Welcome to the closet of Dr. McCreery. Sit down, relax. Here are your goggles.
"Visualize waves rolling over your body or a walk in the woods," says a tape in McCreery's soporific voice. A strong light shines on the goggles, which are fitted with split table-tennis balls for lenses so that users see a blank whiteness. Needles jump and wiggle on the electroencephalograph.
Then comes "pink noise," sounding like throbbing static.
About 20% of the 40 people who went through Charles McCreery's treatment reported an out-of-body experience, a feeling of floating free of the body. It's just what the doctor wanted.
McCreery is no spiritualist or New Age philosopher, but a scientist. In fact, this summer he was awarded Oxford University's first doctoral degree for studying out-of-body experiences.
He is interested in what happens in the brain during such experiences, which resemble the hallucinations of schizophrenics. The hope is that McCreery's work will shed new light on that baffling mental illness.
McCreery interviewed 400 people who claim to have had at least one sensation of floating out of their bodies, gazing down at themselves and their surroundings.
"I don't doubt they experience them. The question is the interpretation. I don't put a spiritualistic interpretation of the soul getting separated from the mind. It's a form of hallucinatory experience that occurs in normal people," said McCreery.
In the spectrum from mental stability to psychoses, McCreery sees his volunteers as very nearly but not completely stable.
He believes out-of-body experiences are fleeting visual hallucinations, much like voices heard by schizophrenics.
The key difference is that his subjects are not mentally ill. Nor do they have any of the other traits of schizophrenics, such as blank expression or difficulty distinguishing reality from illusion.
Dr. Gordon Claridge, a professor of abnormal psychology, was eager to supervise the research because he believes McCreery's work may offer clues to understand schizophrenia.
"These are healthy people with some traits of schizophrenia," said Claridge. "It raises the question: Why don't they develop full-blown schizophrenia?"
The experiments were conducted in a tiny closet-sized room in the third floor of the psychology department.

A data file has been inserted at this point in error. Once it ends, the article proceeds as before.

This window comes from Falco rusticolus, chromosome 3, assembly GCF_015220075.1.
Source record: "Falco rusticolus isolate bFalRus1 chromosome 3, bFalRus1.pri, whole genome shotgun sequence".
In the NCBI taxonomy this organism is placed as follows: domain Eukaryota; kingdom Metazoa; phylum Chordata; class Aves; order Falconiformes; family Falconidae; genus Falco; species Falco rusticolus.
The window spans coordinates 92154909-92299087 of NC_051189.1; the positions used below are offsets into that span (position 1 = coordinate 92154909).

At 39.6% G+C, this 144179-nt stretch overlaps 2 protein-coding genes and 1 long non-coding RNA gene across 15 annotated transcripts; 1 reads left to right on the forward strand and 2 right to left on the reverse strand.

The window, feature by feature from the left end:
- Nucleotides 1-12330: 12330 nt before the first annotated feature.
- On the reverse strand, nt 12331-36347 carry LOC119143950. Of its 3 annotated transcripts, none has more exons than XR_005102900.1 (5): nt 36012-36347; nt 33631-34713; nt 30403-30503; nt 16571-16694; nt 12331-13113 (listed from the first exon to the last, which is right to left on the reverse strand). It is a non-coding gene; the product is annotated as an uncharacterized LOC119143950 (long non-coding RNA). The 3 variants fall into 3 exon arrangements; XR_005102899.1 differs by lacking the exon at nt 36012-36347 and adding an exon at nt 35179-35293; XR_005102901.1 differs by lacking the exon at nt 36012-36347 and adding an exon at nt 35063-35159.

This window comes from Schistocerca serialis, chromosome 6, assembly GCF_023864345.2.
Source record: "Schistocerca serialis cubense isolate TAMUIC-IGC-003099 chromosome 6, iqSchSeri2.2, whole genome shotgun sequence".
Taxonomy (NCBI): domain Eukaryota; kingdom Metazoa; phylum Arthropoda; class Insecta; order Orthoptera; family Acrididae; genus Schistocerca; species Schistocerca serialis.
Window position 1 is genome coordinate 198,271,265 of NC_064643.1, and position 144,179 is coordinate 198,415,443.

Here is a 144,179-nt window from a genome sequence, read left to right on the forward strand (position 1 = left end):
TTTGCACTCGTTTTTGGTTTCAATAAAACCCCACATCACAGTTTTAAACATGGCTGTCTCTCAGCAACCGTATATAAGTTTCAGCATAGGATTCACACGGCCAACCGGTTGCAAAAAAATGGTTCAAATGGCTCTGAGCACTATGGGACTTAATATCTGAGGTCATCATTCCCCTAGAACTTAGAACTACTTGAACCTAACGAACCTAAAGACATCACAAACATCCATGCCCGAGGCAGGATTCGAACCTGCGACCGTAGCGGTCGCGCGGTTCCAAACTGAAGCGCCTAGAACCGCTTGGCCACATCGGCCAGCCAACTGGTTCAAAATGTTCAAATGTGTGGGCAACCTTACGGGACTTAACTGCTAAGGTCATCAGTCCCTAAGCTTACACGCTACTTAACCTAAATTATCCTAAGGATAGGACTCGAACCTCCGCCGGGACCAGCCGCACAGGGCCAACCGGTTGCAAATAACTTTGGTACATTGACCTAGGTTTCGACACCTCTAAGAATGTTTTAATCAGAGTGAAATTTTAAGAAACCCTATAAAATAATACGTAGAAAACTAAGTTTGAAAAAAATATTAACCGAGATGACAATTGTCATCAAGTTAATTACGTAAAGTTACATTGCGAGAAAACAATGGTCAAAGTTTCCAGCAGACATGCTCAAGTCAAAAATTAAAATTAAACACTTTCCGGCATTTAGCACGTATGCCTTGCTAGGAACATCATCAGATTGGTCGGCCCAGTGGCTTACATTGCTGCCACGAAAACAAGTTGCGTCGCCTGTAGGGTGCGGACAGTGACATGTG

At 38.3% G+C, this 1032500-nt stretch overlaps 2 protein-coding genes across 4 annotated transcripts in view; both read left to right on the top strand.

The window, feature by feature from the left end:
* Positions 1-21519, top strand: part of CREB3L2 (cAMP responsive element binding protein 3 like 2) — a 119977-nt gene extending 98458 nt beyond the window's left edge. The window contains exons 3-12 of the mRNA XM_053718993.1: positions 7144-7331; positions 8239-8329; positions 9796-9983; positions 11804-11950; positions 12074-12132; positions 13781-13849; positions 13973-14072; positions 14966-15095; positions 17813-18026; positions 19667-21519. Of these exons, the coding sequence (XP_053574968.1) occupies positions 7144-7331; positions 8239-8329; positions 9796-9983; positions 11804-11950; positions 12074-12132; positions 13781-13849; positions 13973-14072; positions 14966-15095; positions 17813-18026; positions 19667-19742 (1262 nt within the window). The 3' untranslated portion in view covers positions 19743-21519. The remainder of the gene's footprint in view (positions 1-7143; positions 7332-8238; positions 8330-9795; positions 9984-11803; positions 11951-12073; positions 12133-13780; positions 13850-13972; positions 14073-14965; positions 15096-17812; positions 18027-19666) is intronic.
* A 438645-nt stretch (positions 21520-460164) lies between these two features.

McCreery said out-of-body experiences seem to be triggered during crises such as surgery, or during deep relaxation.
Of the 400 volunteers interviewed, 168 reported having one episode, 137 had two to five, and 78 had more than five. Seventeen people claimed to be able to "float" at will.
He said the 400 volunteers were no more likely to suffer from mental illness than a control group of 200 people who said they hadn't had any out-of-body experiences. In both groups, about 10% said they had sought advice for a psychological problem.
For McCreery, the crucial clues were gleaned from EEG studies, monitoring electrical discharges in the brains of 20 subjects who had at least one out-of-body experience and 20 who had not.
In his cramped office, each subject reclined on a pink floral outdoor lounge chair, wearing the modified goggles so that they saw only pure white light as they listened to a relaxation tape.
"When I started I was apprehensive that nothing would happen at all," said McCreery. "But eight people, that's 20%, had out-of-body experiences and more than half had other funny experiences. Like one person saw a girl with a pink dress sitting on the end of the lounge chair."
Of the eight who reported the out-of-body experiences, five came from the group of previous floaters and three had never had such an experience.
McCreery said the EEG recordings showed that those who had out-of-body experiences tended to have greater right brain activity. The right side of the brain tends to deal with visual imaging while the left side is for language, he said.
Though his study is far from conclusive, McCreery suspects that people who have floated are able to relax physically while remaining mentally alert. Perhaps the excitement in the brain provokes visual pictures, like dreams.
Dr. Rodolfo Llinas, a professor at New York University Medical School who studies dreams, said, "The brain can make images; whether an out-of-the-body type dream occurs, I don't know. But there is a thin line between the type of dreaming one does when asleep and daydreaming."
McCreery's early studies, in the 1960s, focused on lucid dreams, in which the sleeping person is aware he is dreaming.
Before entering Oxford, McCreery worked at home at his own Institute of Psychophysical Research. The privately funded institute, founded in 1962, is devoted to exploring "anomalous perceptual phenomena," such as out-of-body experiences, dreams and apparitions.
McCreery said his colleagues were a bit skeptical at first.
"My supervisor had to put up with ribbing from his colleagues, but basically they grew more tolerant," he said.
"It's surprising, even the most hard-nosed psychologists said they had a secret interest (in out-of-body experiences). And several people in the department actually had them."